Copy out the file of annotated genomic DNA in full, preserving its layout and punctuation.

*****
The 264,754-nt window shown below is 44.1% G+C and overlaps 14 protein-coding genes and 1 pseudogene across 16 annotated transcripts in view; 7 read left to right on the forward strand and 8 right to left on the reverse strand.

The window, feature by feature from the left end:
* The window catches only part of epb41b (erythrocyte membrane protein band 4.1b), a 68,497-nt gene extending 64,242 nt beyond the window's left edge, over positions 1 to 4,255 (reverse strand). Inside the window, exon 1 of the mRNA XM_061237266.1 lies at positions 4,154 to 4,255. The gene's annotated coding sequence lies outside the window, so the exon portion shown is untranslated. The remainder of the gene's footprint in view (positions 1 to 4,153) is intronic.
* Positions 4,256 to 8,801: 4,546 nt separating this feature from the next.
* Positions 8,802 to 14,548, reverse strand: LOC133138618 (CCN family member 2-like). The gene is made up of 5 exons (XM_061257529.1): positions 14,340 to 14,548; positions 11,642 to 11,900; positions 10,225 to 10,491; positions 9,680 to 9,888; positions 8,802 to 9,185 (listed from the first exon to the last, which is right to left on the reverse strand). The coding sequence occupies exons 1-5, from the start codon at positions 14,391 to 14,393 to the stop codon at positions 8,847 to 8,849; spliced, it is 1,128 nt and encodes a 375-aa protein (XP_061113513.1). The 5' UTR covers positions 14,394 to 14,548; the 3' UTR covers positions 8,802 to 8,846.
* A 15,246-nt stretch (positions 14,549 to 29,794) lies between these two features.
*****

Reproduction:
The 264,754-nt window shown below is 44.1% G+C and overlaps 14 protein-coding genes and 1 pseudogene across 16 annotated transcripts in view; 7 read left to right on the forward strand and 8 right to left on the reverse strand.

The window, feature by feature from the left end:
* The window catches only part of epb41b (erythrocyte membrane protein band 4.1b), a 68,497-nt gene extending 64,242 nt beyond the window's left edge, over positions 1 to 4,255 (reverse strand). Inside the window, exon 1 of the mRNA XM_061237266.1 lies at positions 4,154 to 4,255. The gene's annotated coding sequence lies outside the window, so the exon portion shown is untranslated. The remainder of the gene's footprint in view (positions 1 to 4,153) is intronic.
* Positions 4,256 to 8,801: 4,546 nt separating this feature from the next.
* Positions 8,802 to 14,548, reverse strand: LOC133138618 (CCN family member 2-like). The gene is made up of 5 exons (XM_061257529.1): positions 14,340 to 14,548; positions 11,642 to 11,900; positions 10,225 to 10,491; positions 9,680 to 9,888; positions 8,802 to 9,185 (listed from the first exon to the last, which is right to left on the reverse strand). The coding sequence occupies exons 1-5, from the start codon at positions 14,391 to 14,393 to the stop codon at positions 8,847 to 8,849; spliced, it is 1,128 nt and encodes a 375-aa protein (XP_061113513.1). The 5' UTR covers positions 14,394 to 14,548; the 3' UTR covers positions 8,802 to 8,846.
* A 15,246-nt stretch (positions 14,549 to 29,794) lies between these two features.